PORTLAND – A veteran Cumberland County sheriff’s detective is suing the county, the sheriff and the chief deputy, claiming that he was retaliated against for complaining about an alleged assault on a county jail inmate and for saying he would support an opponent of Sheriff Kevin Joyce.
Gerard Brady, who has been with the sheriff’s office for 33 years, filed the lawsuit Thursday against Cumberland County, Joyce and Chief Deputy Naldo Gagnon, seeking unspecified damages.
Brady said the retaliation occurred after he told co-workers that he would support Michael Edes, a Maine State Police sergeant, if he ran against Joyce, who was the county’s chief deputy before winning the open election for sheriff in 2010. Edes eventually did not run for the seat.
Prior to the election, the suit says, Brady saw a video of “what he believed was a criminal assault committed by a county corrections officer on a county jail inmate.” Whenever Brady brought up the alleged assault after viewing the video, the suit says, co-workers generally kept silent.
The suit does not contain any other details of the alleged assault.
Brady felt Joyce was covering up the alleged assault, the suit says, so it wouldn’t become an issue in the race.
Brady also said the retaliation against him was aimed at hurting his private polygraph business. The suit says supervisors alleged that he operated the private business on county time, when he instead claimed to be using an established “unmanaged comp” time program to occasionally leave work an hour early to work at his business.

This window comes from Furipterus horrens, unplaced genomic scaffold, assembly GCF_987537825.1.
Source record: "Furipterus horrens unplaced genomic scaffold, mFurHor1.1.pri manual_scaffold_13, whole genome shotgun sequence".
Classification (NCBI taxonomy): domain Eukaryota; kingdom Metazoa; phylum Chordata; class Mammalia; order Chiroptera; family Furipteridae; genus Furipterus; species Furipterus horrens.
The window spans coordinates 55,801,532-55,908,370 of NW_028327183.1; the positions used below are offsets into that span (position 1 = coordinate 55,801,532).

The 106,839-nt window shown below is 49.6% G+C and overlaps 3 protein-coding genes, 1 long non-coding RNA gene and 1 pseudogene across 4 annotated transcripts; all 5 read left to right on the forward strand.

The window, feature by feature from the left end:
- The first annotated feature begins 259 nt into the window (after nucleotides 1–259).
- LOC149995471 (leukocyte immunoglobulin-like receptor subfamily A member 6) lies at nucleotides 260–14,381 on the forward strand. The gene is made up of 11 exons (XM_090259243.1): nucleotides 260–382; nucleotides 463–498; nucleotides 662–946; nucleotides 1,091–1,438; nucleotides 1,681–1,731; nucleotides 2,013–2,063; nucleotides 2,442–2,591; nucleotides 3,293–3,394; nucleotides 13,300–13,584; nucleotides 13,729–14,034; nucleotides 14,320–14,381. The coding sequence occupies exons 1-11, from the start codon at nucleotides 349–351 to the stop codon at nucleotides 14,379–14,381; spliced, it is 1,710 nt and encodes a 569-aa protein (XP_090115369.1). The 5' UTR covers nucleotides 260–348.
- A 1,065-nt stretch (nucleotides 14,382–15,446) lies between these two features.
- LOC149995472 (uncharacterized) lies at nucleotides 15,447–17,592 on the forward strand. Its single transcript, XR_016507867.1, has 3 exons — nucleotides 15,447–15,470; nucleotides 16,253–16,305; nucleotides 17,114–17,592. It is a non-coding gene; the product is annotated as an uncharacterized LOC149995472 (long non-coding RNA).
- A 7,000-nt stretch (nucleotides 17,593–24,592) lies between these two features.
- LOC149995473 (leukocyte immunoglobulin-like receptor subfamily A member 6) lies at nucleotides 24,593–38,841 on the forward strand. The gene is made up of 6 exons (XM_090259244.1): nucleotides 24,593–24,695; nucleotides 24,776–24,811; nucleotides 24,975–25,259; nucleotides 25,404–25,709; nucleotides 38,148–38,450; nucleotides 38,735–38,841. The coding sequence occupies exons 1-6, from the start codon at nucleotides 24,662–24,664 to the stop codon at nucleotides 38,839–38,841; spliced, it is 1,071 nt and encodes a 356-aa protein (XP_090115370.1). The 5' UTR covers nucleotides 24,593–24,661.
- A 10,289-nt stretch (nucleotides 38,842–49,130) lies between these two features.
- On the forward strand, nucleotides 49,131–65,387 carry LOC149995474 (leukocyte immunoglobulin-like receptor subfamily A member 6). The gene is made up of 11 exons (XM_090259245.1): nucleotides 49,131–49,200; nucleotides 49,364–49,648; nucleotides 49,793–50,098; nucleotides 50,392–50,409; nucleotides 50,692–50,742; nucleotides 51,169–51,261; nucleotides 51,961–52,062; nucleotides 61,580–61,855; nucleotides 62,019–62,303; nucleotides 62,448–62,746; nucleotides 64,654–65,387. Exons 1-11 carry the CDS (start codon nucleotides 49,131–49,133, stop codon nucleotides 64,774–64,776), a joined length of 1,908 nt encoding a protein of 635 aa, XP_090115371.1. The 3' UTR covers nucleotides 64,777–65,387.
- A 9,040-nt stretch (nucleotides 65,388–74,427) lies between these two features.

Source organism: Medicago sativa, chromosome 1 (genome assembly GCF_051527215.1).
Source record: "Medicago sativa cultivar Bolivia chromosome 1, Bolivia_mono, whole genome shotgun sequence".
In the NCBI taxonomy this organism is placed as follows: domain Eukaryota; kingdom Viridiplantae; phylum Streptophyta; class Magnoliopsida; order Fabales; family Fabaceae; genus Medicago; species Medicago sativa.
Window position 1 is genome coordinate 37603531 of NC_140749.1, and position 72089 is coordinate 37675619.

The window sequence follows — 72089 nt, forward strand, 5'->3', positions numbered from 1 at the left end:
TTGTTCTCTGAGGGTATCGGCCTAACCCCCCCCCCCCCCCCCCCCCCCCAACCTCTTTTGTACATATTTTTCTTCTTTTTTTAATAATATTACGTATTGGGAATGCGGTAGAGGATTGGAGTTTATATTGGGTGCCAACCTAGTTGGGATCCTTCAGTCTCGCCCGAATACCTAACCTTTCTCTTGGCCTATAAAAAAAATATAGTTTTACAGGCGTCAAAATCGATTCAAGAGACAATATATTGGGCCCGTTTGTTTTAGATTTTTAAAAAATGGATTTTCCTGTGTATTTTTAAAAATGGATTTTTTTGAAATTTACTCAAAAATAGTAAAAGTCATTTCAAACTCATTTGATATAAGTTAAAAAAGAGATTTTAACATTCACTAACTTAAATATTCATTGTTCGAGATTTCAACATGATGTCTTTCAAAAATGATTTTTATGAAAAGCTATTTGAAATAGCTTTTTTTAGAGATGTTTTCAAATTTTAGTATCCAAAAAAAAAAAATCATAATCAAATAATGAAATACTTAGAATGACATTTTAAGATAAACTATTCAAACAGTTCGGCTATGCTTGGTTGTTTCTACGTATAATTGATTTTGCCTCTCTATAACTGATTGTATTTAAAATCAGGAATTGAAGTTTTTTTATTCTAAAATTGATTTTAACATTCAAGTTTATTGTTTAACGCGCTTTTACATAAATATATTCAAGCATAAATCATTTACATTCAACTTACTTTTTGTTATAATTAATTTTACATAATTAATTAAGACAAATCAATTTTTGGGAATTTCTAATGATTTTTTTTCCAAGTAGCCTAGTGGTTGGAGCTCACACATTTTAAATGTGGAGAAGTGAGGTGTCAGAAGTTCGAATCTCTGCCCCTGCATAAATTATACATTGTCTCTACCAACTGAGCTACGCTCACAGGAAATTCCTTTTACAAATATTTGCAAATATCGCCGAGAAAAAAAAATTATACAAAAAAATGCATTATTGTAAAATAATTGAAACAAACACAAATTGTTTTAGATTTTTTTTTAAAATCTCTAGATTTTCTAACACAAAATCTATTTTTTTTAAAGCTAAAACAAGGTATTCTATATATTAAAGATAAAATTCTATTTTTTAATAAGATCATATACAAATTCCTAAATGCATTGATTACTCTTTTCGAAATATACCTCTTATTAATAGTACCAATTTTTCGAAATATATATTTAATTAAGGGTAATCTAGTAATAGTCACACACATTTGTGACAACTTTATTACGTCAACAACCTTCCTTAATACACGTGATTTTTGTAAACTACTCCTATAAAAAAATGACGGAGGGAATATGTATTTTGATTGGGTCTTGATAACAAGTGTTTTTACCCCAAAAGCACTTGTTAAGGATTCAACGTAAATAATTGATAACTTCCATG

Brady maintains that he was placed on leave in early February 2012 while the sheriff’s department conducted a criminal investigation of him. The results were turned over to the Cumberland County District Attorney’s Office and the Maine Attorney General’s Office, neither of which chose to prosecute Brady, the suit says. In addition, a referral to the Maine Criminal Justice Academy seeking to have Brady’s law enforcement certificate withdrawn was rejected.
Finally, Brady said he was reassigned to the patrol division and stripped of his position as a polygraph operator for the county.
He said he suffered a mental breakdown shortly after his reassignment and has been unable to return to work.
The suit alleges that the county’s actions were in violation of the Maine Whistleblower Act and Brady’s free speech rights.
It also says sheriff’s department officials defamed him and interfered with the operation of his business.
Joyce referred calls to the county’s attorney, who did not return a message left Friday afternoon.
Staff Writer Edward D. Murphy can be contacted at 791-6465 or at: